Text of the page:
When Rez Infinite was released in 2016 it included a brand new level called Area X, and it’s a truly mesmerizing experience. Because it was created so much later than the rest of the content it looks spectacular, and adds full movement as opposed to the on-rails style of the rest of the main game.
In VR, Area X is Rez at its zenith. Great care was put into updating the visuals with beautiful particle effects and a transcendent new song by Hydelic. It’s a wonderful update of the main game, and exemplifies what has kept Rez relevant for so long. It’s hard not to smile while exploring Area X, and I’m hoping it’s a sign of some more Rez to come now that it has found its new home in VR.
No Accounting for (Musical) Taste
I consider myself to have fairly eclectic musical preferences, but I’ve always gravitated toward electronic music. Electronic music is at the heart of Rez, and if you’re someone who doesn’t enjoy samples or electronic drums, this could potentially be an issue. Playing Rez with the audio off significantly detracts from the experience. It’s still a fun game, but I’m not sure I can recommend the it for someone who isn’t interested in the futuristic sounds of transcendent cyber hacking from the future.
The music in the original game is still quite good, though it is starting to show its age slightly. This is through no fault of the original musicians; the game is almost two decades old. Don’t get me wrong, I’ll still be putting the soundtrack on and dancing badly, but it seems to me the original songs don’t sound quite as epic as they once did.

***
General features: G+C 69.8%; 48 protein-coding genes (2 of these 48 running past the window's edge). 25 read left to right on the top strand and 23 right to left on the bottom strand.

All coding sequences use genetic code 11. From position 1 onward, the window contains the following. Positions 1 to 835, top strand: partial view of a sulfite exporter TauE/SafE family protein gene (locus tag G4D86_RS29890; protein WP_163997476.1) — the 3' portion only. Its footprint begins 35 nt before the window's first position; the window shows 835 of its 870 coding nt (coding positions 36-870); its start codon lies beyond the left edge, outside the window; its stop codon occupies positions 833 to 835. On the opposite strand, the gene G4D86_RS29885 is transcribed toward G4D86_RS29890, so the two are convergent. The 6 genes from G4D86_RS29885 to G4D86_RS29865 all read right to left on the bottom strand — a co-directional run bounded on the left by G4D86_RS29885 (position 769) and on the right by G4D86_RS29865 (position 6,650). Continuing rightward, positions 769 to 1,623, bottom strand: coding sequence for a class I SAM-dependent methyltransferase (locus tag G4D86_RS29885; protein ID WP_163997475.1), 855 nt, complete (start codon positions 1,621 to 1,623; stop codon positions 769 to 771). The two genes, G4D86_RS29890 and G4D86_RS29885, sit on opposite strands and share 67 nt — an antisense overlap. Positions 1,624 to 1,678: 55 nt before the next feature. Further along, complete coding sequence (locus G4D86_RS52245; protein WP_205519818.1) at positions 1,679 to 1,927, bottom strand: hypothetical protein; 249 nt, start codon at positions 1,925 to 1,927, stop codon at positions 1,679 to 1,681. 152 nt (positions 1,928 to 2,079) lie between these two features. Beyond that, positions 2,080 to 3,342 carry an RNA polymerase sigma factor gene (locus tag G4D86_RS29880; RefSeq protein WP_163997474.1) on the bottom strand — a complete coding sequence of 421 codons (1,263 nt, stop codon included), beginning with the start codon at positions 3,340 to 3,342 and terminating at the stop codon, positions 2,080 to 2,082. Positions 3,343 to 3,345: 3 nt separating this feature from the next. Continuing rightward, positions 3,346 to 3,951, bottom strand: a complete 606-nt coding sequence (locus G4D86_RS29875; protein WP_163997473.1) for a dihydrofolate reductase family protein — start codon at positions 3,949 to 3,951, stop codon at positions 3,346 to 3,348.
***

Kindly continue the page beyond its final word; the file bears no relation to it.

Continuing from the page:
Rez is absolutely playable with a controller (it was designed for the insane Dreamcast hamburger after all) and playing with a mouse is also a unique experience, but the inclusion of VR controls quite literally change the game.
In addition to the added immersion of VR, the new medium also adds the ability to target enemies with your headset and fire with the controller. Once I realized this, gameplay became much more natural, and it felt as though this was how Rez should have always been played. Gone was the seemingly archaic necessity of maneuvering a joystick; I could simply look at an enemy, fire, and move on.
While this adds a compelling fluidity, it also dissipates the challenge. Being able to target enemies by looking at them makes the game quite easy. Rez isn’t really the sort of game you play for a challenge (at least I never did) but if you want it to be hard, playing with a controller or mouse is probably the way to go.
For those of you who haven’t played Rez in its Dreamcast, PS2, or HD Xbox 360 iterations, I highly recommend you pick up Rez Infinite for PC or PS4 as soon as possible. It’s an altogether unique and well crafted sensory delight.
If you have played it before and liked it, it’s worth taking another look for Area X alone. It’s a brilliant expansion, and though it’s over relatively quickly, it’s a fantastic taste of things (hopefully) to come.
Rez Infinite is delightful on a standard screen, but in VR it’s something else entirely. Those of you with access to a Vive, Oculus Touch, or PSVR headset should know that Rez, and especially Area X, is one of the most intriguing and engaging VR experiences available.
The gameplay might be relatively simple, but when combined with the suitingly opaque narrative and fantastic visual and audio design, it’s clear why Rez is still going strong after almost two decades.